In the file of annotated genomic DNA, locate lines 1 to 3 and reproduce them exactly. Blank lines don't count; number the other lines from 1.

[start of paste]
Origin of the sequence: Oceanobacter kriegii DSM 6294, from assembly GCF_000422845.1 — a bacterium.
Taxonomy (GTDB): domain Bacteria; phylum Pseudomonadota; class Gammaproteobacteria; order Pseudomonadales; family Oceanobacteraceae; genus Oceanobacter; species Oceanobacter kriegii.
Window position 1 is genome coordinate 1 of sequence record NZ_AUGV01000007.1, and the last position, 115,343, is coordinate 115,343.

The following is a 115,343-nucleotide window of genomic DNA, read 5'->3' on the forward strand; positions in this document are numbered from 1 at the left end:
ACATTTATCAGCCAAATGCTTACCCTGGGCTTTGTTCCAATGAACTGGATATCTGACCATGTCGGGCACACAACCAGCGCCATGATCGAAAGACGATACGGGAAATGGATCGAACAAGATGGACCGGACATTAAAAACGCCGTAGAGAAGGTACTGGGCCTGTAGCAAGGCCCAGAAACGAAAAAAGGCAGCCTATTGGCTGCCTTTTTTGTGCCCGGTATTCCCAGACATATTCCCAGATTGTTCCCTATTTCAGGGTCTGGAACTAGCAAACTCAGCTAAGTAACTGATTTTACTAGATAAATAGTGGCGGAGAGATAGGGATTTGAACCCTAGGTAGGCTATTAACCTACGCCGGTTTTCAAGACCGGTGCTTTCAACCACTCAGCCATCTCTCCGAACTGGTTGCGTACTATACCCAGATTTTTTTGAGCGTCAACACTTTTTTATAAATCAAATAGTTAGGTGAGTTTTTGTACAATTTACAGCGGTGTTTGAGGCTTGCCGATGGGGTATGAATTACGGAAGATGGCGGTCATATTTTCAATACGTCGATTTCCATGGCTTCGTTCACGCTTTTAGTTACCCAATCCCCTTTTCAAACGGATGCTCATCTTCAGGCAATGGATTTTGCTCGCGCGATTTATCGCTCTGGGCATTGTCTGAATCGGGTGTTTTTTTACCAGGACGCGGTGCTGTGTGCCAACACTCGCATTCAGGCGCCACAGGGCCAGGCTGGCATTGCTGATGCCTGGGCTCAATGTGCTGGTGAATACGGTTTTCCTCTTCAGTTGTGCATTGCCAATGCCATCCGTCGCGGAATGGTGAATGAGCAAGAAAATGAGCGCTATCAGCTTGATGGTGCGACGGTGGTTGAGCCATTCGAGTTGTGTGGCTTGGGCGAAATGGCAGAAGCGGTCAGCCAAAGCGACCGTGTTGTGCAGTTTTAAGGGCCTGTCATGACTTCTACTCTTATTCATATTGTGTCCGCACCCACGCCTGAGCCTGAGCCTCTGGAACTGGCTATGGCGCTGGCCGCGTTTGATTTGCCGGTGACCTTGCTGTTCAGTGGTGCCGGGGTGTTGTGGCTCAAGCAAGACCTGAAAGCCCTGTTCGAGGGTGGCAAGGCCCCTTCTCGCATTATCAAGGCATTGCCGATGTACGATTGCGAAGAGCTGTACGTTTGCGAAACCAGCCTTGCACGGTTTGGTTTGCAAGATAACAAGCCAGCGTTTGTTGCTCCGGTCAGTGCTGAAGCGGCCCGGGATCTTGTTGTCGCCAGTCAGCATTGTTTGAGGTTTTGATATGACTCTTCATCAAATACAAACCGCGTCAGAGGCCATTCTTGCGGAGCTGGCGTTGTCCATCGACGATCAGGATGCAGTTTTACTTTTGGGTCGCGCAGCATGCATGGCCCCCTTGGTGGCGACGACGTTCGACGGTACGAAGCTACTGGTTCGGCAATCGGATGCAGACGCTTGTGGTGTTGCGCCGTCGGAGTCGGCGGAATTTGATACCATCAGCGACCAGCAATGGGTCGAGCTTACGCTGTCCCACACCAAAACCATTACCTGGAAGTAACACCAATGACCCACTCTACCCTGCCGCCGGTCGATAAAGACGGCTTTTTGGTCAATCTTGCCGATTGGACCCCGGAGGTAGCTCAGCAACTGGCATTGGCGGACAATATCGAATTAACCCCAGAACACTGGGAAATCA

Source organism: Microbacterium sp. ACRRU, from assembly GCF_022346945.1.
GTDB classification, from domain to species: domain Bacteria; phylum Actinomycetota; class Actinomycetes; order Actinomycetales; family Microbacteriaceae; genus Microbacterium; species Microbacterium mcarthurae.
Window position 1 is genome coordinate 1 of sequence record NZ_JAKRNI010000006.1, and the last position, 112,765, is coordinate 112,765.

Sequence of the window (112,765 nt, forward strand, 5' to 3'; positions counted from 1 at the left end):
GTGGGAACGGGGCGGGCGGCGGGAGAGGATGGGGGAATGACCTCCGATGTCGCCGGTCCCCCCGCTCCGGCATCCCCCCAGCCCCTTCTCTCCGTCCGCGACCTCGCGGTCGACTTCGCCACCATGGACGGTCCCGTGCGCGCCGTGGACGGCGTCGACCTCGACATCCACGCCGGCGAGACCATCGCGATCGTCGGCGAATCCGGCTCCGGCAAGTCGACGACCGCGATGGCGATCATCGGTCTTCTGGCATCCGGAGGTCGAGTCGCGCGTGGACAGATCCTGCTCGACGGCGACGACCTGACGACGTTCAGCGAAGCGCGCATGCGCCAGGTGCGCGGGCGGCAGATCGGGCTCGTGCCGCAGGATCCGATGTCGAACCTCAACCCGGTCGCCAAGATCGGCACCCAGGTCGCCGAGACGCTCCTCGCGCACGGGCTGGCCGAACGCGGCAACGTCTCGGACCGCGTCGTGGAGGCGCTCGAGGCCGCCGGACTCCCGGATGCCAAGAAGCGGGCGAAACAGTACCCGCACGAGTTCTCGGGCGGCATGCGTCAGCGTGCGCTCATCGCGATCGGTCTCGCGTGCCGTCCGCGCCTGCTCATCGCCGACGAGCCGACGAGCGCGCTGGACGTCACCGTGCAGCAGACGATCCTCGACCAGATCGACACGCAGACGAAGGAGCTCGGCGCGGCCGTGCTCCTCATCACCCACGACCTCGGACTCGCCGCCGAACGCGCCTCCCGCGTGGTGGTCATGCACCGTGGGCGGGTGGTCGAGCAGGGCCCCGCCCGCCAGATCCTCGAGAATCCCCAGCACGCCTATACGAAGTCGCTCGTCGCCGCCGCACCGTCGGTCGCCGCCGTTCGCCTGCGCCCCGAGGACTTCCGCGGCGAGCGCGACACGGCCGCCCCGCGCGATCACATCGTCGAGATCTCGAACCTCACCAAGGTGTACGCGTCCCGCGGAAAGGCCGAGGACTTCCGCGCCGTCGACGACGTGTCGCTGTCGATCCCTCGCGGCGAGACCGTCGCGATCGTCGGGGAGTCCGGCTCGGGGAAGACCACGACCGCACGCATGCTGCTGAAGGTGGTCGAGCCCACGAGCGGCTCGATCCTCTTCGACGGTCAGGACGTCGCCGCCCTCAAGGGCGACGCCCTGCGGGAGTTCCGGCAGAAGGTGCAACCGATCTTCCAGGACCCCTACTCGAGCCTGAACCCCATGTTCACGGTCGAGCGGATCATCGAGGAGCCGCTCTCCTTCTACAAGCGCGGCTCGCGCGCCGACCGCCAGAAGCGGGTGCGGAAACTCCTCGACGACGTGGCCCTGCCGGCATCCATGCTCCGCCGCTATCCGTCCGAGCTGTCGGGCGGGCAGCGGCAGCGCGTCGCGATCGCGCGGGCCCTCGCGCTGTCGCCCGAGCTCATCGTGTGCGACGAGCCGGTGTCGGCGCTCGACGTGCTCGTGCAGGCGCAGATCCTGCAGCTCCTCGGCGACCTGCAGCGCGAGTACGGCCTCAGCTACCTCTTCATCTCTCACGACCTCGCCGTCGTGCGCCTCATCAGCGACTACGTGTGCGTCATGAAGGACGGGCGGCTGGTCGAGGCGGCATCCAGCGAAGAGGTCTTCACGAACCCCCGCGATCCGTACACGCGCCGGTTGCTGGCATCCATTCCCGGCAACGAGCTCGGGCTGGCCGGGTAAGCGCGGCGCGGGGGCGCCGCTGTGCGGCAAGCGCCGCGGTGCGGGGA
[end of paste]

Origin of the sequence: Oceanobacter kriegii DSM 6294, from assembly GCF_000422845.1 — a bacterium.
Taxonomy (GTDB): domain Bacteria; phylum Pseudomonadota; class Gammaproteobacteria; order Pseudomonadales; family Oceanobacteraceae; genus Oceanobacter; species Oceanobacter kriegii.
Window position 1 is genome coordinate 1 of sequence record NZ_AUGV01000007.1, and the last position, 115,343, is coordinate 115,343.